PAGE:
Pool net skimming mess out of a pool

When you’ve got to go, you’ve got to go! Tips on how to clean your pool after an accident

As the old adage goes, when you’ve got to go, you’ve got to go! And for those of us who are old enough to remember Caddyshack, we know the impact that “doody” can have on your pool and pool goers – cue the screaming and yelling children (and moms) at the country club pool.

But even when talking about residential pools, pool owners need to be aware of how to properly sanitize their own pools. As any parent who has taken their toddler swimming will tell you, you are holding your breath the entire time, hoping they don’t get the urge to go! But as we know, it can happen.

Pool Is Now Closed

So, what do you do? First, don’t panic, but do get everyone out of the pool! The pool is now closed. Follow the steps below to get your pool sanitized and swim-ready as quickly as possible:

  1. Close the pool to swimmers until the disinfection process is completed.
  2. Remove as much fecal matter as possible. Scoop with net. By all means, DO NOT VACUUM.
  3. Clean and disinfect the item used to remove the fecal matter by leaving it in the pool while you sanitize the water.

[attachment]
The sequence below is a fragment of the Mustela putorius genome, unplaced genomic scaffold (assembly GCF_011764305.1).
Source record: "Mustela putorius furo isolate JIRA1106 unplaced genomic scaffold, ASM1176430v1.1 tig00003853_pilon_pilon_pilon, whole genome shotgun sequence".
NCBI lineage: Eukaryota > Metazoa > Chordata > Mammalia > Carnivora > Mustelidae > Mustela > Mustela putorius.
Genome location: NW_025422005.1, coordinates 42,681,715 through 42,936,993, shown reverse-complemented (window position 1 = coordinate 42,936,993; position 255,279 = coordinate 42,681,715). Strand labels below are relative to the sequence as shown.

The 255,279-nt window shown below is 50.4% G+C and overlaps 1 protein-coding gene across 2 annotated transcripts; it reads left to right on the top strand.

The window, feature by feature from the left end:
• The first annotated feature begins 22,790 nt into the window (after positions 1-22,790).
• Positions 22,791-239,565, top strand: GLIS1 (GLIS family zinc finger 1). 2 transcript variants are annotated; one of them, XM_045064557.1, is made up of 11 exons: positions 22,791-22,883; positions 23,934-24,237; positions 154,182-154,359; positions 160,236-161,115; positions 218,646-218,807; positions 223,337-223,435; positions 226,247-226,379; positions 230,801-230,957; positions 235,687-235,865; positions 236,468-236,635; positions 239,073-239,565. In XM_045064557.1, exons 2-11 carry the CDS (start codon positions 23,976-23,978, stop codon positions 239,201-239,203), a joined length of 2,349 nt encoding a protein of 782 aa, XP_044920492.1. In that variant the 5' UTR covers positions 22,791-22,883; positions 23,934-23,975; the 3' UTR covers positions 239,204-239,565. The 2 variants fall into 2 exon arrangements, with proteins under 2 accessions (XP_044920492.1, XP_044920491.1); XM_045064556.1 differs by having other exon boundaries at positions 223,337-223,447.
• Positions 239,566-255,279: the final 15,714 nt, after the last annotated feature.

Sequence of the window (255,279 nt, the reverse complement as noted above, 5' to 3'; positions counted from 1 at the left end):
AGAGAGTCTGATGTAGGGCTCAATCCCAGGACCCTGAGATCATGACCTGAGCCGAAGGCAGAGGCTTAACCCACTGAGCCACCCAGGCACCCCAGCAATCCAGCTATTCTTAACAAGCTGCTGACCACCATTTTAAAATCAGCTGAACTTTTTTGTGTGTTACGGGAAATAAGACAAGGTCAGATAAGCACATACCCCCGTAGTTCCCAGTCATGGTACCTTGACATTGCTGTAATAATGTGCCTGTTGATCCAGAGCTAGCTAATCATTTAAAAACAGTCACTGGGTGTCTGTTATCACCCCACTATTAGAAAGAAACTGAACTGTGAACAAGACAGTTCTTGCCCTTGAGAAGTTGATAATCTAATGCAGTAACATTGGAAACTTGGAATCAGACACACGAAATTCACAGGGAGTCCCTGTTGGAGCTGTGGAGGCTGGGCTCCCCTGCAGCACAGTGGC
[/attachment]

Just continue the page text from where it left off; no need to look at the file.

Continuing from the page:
4. Maintain proper pH of 7.5 or less.
  5. Solid Poop: A 15,000 gallon pool will require roughly 1/2 gallon liquid chlorine or 9oz Granular Shock (Calcium Hypochlorite). Must maintain 3.0 ppm free chlorine for minimum 19 minutes.
  6. Diarrhea Exposure: A 15,000 gallon pool will require roughly 3 gallons liquid chlorine or 4 lbs. Granular Shock (Calcium Hypochlorite). Must maintain 20.0 ppm free chlorine for minimum 28 hours. Test water frequently and add more of above if needed during this period.
  7. Confirm filtration system is operating during the process. Test and maintain proper pH and Chlorine Levels.
  8. Re-open the pool for swimmers once Chlorine and pH are back to normal operating levels. Typically 1-2 hours.

Things to Keep On Hand

Here are a few items to have on hand in case you’re ever faced with a stinky situation:

  • Up to date test kit
  • Shock (Calcium Hypochlorite) 65% or higher from reputable pool store
  • Pool net to remove fecal matter

By all means, a fecal pool accident is not the most pleasant part of being a pool owner, but is it a reality! Not to worry. If you have any questions or find yourself dealing with the “doody” and not sure what to do, be sure to call your local Pool Scouts for help! We’re not afraid of a little dirty work. Check out more tips from a Pool Scouts rep here.